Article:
Theosophy

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Theosophy is a doctrine of religious philosophy and mysticism. Theosophy holds that all religions are attempts by the "Spiritual Hierarchy" to help humanity in evolving to greater perfection, and that each religion therefore has a portion of the truth. The founding members, Helena Petrovna Blavatsky (1831–1891), Henry Steel Olcott (1832–1907), and William Quan Judge (1851–1896), established the Theosophical Society in New York City in 1875.

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Etymology

Blavatsky addressed the name in the beginning of The Key to Theosophy:

It comes to us from the Alexandrian philosophers, called lovers of truth, Philaletheians, from phil "loving," and aletheia "truth." The name Theosophy dates from the third century of our era, and began with Ammonius Saccas and his disciples, who started the Eclectic Theosophical system.

Theosophy, literally "god-wisdom" (Greek: θεοσοφία theosophia), designated several bodies of ideas predating Blavatsky:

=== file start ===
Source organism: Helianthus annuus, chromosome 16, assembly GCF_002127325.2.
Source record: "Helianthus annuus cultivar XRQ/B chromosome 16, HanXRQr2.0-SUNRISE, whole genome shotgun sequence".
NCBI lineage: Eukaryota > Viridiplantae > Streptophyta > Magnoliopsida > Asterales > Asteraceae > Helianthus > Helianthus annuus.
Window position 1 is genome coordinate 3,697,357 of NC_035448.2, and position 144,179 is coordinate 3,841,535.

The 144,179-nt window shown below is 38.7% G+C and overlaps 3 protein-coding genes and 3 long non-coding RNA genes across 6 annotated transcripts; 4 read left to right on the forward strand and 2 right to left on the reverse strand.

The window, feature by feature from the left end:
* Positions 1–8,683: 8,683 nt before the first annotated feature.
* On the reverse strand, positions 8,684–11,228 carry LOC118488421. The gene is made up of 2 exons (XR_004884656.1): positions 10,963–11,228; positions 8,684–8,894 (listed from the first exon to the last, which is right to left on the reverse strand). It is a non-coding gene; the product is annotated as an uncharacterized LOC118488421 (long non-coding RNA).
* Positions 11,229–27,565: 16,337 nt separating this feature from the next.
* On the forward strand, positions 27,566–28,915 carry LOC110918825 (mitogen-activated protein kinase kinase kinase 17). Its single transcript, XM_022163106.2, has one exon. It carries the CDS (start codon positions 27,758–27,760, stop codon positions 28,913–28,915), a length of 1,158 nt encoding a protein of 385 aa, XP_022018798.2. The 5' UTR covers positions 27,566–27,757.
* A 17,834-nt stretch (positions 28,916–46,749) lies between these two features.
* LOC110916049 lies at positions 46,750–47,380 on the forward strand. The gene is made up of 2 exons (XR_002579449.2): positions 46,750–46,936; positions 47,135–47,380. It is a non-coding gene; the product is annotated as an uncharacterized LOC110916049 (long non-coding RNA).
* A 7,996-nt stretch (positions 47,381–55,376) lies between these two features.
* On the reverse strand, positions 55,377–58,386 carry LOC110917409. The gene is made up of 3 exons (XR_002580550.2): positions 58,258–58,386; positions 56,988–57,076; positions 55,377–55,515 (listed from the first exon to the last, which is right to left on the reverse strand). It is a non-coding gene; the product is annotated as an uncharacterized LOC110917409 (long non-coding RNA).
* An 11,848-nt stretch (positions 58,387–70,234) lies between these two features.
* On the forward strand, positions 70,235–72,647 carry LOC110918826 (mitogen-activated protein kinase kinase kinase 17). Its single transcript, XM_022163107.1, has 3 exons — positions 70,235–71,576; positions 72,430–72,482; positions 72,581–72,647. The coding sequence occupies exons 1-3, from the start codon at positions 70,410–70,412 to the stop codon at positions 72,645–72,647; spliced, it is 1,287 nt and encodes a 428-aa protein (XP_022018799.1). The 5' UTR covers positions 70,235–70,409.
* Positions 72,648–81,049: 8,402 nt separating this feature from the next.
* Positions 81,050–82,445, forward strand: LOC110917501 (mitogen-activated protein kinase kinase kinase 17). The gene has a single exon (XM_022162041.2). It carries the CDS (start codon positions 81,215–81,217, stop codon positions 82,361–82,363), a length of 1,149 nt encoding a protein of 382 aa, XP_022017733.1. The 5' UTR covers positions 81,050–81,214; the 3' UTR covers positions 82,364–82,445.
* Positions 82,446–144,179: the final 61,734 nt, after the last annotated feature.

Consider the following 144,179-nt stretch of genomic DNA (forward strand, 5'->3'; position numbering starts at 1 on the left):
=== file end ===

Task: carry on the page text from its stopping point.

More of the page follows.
The term appeared in Neoplatonism. Porphyry De Abstinentia (4.9) mentioned "Greek and Chaldean theosophy", Ἑλληνική, Χαλδαϊκὴ θεοσοφία. The adjective θεόσοφος "wise in divine things" was applied by Iamblichus (De mysteriis 7.1) to the gymnosophists (Γυμνοσοφισταί), i.e. the Indian yogis or sadhus.

The term was used during the Renaissance to refer to the spiritually-oriented thought and works of a number of philosophers, including: Cornelius Agrippa, Paracelsus, Robert Fludd, and, especially, Jakob Böhme; the work of these early theosophists influenced the Enlightenment theologian Emanuel Swedenborg and philosopher Franz von Baader.

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